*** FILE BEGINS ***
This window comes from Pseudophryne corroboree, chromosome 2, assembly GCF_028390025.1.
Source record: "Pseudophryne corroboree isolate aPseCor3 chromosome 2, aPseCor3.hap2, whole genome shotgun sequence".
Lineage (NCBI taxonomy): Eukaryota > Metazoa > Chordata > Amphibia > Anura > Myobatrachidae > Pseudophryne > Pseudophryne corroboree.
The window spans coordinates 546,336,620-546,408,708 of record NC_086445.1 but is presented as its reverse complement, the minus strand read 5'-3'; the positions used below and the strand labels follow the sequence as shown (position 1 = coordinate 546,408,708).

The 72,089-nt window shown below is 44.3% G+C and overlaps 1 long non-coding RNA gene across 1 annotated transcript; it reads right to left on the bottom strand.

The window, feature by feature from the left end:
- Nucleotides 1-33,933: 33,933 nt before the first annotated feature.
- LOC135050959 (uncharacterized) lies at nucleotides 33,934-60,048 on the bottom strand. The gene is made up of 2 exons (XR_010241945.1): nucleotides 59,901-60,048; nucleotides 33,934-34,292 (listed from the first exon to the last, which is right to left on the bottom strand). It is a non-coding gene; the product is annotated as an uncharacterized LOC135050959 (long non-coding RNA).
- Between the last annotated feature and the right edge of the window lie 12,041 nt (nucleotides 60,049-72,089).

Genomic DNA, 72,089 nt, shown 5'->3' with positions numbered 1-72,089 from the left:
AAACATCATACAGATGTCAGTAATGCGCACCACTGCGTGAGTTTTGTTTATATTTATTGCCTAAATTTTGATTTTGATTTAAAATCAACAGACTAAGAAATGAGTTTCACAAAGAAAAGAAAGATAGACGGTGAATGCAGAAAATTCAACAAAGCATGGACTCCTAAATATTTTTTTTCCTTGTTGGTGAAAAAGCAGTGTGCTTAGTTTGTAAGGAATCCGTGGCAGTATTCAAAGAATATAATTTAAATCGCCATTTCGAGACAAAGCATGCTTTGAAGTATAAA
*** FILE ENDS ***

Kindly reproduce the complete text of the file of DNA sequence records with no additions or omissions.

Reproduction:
This window comes from Pseudophryne corroboree, chromosome 2, assembly GCF_028390025.1.
Source record: "Pseudophryne corroboree isolate aPseCor3 chromosome 2, aPseCor3.hap2, whole genome shotgun sequence".
Lineage (NCBI taxonomy): Eukaryota > Metazoa > Chordata > Amphibia > Anura > Myobatrachidae > Pseudophryne > Pseudophryne corroboree.
The window spans coordinates 546,336,620-546,408,708 of record NC_086445.1 but is presented as its reverse complement, the minus strand read 5'-3'; the positions used below and the strand labels follow the sequence as shown (position 1 = coordinate 546,408,708).

The 72,089-nt window shown below is 44.3% G+C and overlaps 1 long non-coding RNA gene across 1 annotated transcript; it reads right to left on the bottom strand.

The window, feature by feature from the left end:
- Nucleotides 1-33,933: 33,933 nt before the first annotated feature.
- LOC135050959 (uncharacterized) lies at nucleotides 33,934-60,048 on the bottom strand. The gene is made up of 2 exons (XR_010241945.1): nucleotides 59,901-60,048; nucleotides 33,934-34,292 (listed from the first exon to the last, which is right to left on the bottom strand). It is a non-coding gene; the product is annotated as an uncharacterized LOC135050959 (long non-coding RNA).
- Between the last annotated feature and the right edge of the window lie 12,041 nt (nucleotides 60,049-72,089).

Genomic DNA, 72,089 nt, shown 5'->3' with positions numbered 1-72,089 from the left:
AAACATCATACAGATGTCAGTAATGCGCACCACTGCGTGAGTTTTGTTTATATTTATTGCCTAAATTTTGATTTTGATTTAAAATCAACAGACTAAGAAATGAGTTTCACAAAGAAAAGAAAGATAGACGGTGAATGCAGAAAATTCAACAAAGCATGGACTCCTAAATATTTTTTTTCCTTGTTGGTGAAAAAGCAGTGTGCTTAGTTTGTAAGGAATCCGTGGCAGTATTCAAAGAATATAATTTAAATCGCCATTTCGAGACAAAGCATGCTTTGAAGTATAAA